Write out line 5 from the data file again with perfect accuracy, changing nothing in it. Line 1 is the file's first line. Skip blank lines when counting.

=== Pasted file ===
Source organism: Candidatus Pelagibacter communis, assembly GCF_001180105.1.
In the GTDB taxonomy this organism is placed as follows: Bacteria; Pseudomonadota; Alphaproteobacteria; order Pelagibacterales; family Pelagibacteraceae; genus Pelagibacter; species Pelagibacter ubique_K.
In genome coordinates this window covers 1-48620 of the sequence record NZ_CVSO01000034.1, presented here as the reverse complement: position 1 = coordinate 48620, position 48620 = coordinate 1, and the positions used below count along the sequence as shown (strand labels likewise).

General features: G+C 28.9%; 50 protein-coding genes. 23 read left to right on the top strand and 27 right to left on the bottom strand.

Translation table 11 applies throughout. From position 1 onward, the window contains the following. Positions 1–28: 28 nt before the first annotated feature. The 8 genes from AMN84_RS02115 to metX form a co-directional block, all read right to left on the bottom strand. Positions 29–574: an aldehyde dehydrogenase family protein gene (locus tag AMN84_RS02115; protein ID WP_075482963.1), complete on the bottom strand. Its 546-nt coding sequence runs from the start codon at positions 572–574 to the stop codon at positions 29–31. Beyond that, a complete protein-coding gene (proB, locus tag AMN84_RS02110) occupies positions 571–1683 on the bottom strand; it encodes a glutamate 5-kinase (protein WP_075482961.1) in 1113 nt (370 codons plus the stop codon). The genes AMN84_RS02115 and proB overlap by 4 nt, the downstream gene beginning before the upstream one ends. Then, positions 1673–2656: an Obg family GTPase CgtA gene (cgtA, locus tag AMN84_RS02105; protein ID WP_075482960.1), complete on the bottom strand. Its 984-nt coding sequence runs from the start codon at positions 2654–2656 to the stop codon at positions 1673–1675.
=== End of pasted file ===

Translation table 11 applies throughout. From position 1 onward, the window contains the following. Positions 1–28: 28 nt before the first annotated feature. The 8 genes from AMN84_RS02115 to metX form a co-directional block, all read right to left on the bottom strand. Positions 29–574: an aldehyde dehydrogenase family protein gene (locus tag AMN84_RS02115; protein ID WP_075482963.1), complete on the bottom strand. Its 546-nt coding sequence runs from the start codon at positions 572–574 to the stop codon at positions 29–31. Beyond that, a complete protein-coding gene (proB, locus tag AMN84_RS02110) occupies positions 571–1683 on the bottom strand; it encodes a glutamate 5-kinase (protein WP_075482961.1) in 1113 nt (370 codons plus the stop codon). The genes AMN84_RS02115 and proB overlap by 4 nt, the downstream gene beginning before the upstream one ends. Then, positions 1673–2656: an Obg family GTPase CgtA gene (cgtA, locus tag AMN84_RS02105; protein ID WP_075482960.1), complete on the bottom strand. Its 984-nt coding sequence runs from the start codon at positions 2654–2656 to the stop codon at positions 1673–1675.